It`s hard to say whether this or that is the best recipe to improve your bjj, in my opinion it is the combination of all components, drilling, technical training and sparring.
The more you practice something, no matter in which way, the more comfortable you will feel when you do it the next time. You know the feeling of confidence you have reached when you`re able to say “I can do it blind” which means that you don`t have to think about it while doing it because it`s “natural”.

„ I fear not the man who has practiced 10,000 kicks once, but I fear the man who has practiced one kick 10,000 times.“
Bruce Lee

And this is for a reason….!

MIND GAME – Mental training for competition

‚The fight is won or lost far away from witnesses – behind the lines, in the gym, and out there on the road, long before I dance under those lights.‘ Muhammad Ali

In my first post I want to talk about one of the most important issues when it comes to competition – the so called ’mind game’. If I’m honest it took a while for me to learn how to step on the mat at tournaments focused and with a opened mind. In my first 3 tournaments I was totally pumped with adrenaline that even my muscles and veins tightened together already after the first of mostly 3 fights. But what really pissed me off was that I got distracted throughout my fights and couldn’t remember any details afterwards such as how it started, how it ends up on the ground, how me or my opponent got points… and so I wasn’t able to learn from my mistakes.
By the way, if you have the chance to get your fights filmed by your teammates, take it! It might seems strange watching yourself fighting because it always looks completely different than it feels, but it can really help you to analyze your strengths and weaknesses.

Of course I’m still very nervous before every fight but this is totally okay. If you wouldn’t be nervous, it wouldn’t mean anything to you. The answer is how to handle and control it at the right moment.

It all started when I recognized the key words ‚mind game‘ and ‚mental toughness‘ more and more through different articles and interviews. In the beginning I was very sceptic about all that ‚hocus-pocus-positiv-thinking-blabla’ but after a while they got my interest and I started some research about it. Then I found a very interesting article called ‚Controlling the Controllables‘ from Brad Jurica, a professional mental trainer from the U.S. and it totally changed my performance to the positive. He gives a very simple instruction about how you can control your thoughts to stay in THE ZONE, before and during the fight. The key is to learn how to focus on internal variables (your effort and attitude) you CAN CONTROL and fading out the external variables as your opponent, the referee or the crowd noise which often results in counterproductive emotions as fear, anger or frustration.

The only thing you have to do, is to remember these five items while you on the mat. To keep it simple and easy to remember, I summarized the major topics for you.

THOUGHTS are the first variable you have total control over.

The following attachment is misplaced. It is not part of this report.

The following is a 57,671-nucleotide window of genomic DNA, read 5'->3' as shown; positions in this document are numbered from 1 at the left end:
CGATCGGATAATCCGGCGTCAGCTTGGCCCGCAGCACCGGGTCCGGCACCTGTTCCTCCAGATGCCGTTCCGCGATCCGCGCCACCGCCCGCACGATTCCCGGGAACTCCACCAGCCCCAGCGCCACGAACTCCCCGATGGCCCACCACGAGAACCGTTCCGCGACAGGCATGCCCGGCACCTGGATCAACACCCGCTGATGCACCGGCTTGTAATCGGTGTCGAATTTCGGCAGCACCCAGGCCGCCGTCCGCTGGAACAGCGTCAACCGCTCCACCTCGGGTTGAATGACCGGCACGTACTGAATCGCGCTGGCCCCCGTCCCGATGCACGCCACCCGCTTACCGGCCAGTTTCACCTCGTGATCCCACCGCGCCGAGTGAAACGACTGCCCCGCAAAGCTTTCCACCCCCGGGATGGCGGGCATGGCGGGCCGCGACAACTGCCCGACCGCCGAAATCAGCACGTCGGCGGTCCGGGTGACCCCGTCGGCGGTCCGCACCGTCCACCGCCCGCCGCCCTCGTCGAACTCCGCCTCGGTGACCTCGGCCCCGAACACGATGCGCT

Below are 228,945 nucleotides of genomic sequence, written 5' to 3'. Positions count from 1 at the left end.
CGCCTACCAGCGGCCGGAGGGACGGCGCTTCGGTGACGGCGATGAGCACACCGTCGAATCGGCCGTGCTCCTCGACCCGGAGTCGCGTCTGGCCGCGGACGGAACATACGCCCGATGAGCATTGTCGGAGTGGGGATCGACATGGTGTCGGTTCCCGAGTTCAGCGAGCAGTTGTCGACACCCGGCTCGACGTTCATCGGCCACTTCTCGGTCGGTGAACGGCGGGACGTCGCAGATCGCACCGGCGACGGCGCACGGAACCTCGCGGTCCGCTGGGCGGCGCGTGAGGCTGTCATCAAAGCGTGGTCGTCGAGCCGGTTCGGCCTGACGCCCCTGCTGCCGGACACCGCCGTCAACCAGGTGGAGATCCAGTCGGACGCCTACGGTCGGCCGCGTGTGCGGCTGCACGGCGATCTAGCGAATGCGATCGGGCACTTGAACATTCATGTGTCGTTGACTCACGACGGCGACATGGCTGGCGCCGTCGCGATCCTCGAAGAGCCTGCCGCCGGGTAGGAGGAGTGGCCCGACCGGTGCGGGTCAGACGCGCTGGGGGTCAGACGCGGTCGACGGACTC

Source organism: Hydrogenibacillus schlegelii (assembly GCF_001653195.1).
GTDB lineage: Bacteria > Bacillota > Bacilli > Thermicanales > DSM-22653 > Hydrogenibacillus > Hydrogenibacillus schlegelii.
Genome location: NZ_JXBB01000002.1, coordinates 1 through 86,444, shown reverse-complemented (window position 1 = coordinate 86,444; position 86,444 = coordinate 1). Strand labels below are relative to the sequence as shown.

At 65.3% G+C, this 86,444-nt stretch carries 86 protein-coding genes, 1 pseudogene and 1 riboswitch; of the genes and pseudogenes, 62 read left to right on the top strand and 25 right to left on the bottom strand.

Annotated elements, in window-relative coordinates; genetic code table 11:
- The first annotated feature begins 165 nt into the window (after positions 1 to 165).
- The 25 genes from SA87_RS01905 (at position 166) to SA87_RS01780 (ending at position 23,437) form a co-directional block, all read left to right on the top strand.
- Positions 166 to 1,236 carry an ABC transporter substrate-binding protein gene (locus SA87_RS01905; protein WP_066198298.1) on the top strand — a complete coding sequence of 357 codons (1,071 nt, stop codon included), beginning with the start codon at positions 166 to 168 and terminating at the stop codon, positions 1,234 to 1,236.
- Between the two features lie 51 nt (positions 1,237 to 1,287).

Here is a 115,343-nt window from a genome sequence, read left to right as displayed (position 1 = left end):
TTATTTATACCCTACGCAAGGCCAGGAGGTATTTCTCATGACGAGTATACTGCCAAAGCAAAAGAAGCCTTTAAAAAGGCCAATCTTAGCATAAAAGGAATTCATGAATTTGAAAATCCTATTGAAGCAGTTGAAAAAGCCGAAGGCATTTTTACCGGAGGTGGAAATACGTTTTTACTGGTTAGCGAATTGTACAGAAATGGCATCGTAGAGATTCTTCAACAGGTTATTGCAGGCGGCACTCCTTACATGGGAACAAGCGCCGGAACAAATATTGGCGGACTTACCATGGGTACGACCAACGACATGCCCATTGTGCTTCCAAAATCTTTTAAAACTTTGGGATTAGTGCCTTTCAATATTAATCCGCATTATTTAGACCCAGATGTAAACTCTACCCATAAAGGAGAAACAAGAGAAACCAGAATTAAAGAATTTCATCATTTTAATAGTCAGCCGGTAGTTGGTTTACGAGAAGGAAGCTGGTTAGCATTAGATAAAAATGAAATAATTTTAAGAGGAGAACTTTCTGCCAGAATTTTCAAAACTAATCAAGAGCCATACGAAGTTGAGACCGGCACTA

If you find yourself thinking about future thoughts as the outcome or results, take a deep breath and ask yourself ‚can I control this?‘ If yes, then focus your attention on the internal variables and choose one specific you can control as f.e. your effort and let that be the product of your thoughts. If the answer is no, than choose one of your preferred controllable variables and give 100 % on the mat! Reminder: always keep your thoughts present, positive and simple!

EMOTIONS To control your emotions you have to learn to recognize whether your current emotion is helping or hurting your game. When it comes to competition and you have a lot of time to wait until your weight class is called, many athletes find themselves thinking about past events as losing a dominant position or losing a fight. Thoughts about the past often result in negative emotions such as anger or frustration which can lead to underperformance. To control your emotions, the second question you should ask yourself is ‚where is my mind?‘ The mind is always either in the past, present or future. Future thoughts lead to nervousness or anxiety, past thoughts lead to negative emotions as anger or frustration.
Reminder: recognize where your mind is, evaluate if it helps or hurt your game and modify it to positive present thoughts!

‚every decision you make either takes you closer or further away from what you want‘ Brad Jurica
You have to figure out what you really want and concentrate on decisions that will help you reach your goals. The decisions you make will lead your thoughts, feelings and actions. Make sure that you set your goals in reachable steps to provide yourself some feelings of success now and then.
Poor-Decision-Making often leads to struggles which take you away from what you want.
Reminder: you have to be more calm, confident and in control!

ATTITUDE is everything!
Your emotions and your attitude are closely related, it often is a combination of your thoughts and feelings. A positive attitude will fasten your progress and success as an athlete.
Reminder: your mind controls your body!

Most athletes compete with the desire to win. Of course you want to have fun, challenge yourself and figure out if you are able to use your technique and skills under pressure, but nobody steps on the mat with the idea of losing the fight.
Reminder: to maximize your potential and perform your best, think positive, believe in your ability and trust your decisions.

I hope that this will help you to improve your game for the next training, tournament, or even in a difficult situation at your job or personal life. For me it really worked, I invested a lot of time in my mind preparation and the first outcome was the gold medal at the German NeWaza Championship.

Try to practice this skills as often as possible to get used to it and tell me your experience on that. I would love to hear your success stories!

If you are interested in reading more about this topic, I can really recommend the book ‚roadmap to the zone‘ by Robert S. Neff and Michael K. Garza. This is a step-by-step introduction how to define your goals, get in the zone and never loose it again, and of course reach your sub-goals, which helped me a lot!